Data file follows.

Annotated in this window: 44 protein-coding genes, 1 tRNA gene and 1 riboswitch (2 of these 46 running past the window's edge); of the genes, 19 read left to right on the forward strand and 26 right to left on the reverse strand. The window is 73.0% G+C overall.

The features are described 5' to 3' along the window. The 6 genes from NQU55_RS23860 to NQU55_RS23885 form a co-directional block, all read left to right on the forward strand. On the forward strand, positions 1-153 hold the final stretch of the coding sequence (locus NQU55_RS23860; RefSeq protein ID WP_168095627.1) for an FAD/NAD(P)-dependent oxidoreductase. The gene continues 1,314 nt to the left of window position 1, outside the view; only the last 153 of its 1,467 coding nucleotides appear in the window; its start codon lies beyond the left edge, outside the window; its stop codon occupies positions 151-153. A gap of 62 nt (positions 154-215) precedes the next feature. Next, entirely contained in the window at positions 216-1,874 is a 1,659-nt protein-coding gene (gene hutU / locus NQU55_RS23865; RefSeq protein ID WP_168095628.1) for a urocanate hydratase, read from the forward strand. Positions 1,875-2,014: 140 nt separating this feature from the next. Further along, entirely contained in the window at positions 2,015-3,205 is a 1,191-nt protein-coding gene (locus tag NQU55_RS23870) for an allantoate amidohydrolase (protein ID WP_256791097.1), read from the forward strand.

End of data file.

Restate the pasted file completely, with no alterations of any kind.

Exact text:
Annotated in this window: 44 protein-coding genes, 1 tRNA gene and 1 riboswitch (2 of these 46 running past the window's edge); of the genes, 19 read left to right on the forward strand and 26 right to left on the reverse strand. The window is 73.0% G+C overall.

The features are described 5' to 3' along the window. The 6 genes from NQU55_RS23860 to NQU55_RS23885 form a co-directional block, all read left to right on the forward strand. On the forward strand, positions 1-153 hold the final stretch of the coding sequence (locus NQU55_RS23860; RefSeq protein ID WP_168095627.1) for an FAD/NAD(P)-dependent oxidoreductase. The gene continues 1,314 nt to the left of window position 1, outside the view; only the last 153 of its 1,467 coding nucleotides appear in the window; its start codon lies beyond the left edge, outside the window; its stop codon occupies positions 151-153. A gap of 62 nt (positions 154-215) precedes the next feature. Next, entirely contained in the window at positions 216-1,874 is a 1,659-nt protein-coding gene (gene hutU / locus NQU55_RS23865; RefSeq protein ID WP_168095628.1) for a urocanate hydratase, read from the forward strand. Positions 1,875-2,014: 140 nt separating this feature from the next. Further along, entirely contained in the window at positions 2,015-3,205 is a 1,191-nt protein-coding gene (locus tag NQU55_RS23870) for an allantoate amidohydrolase (protein ID WP_256791097.1), read from the forward strand.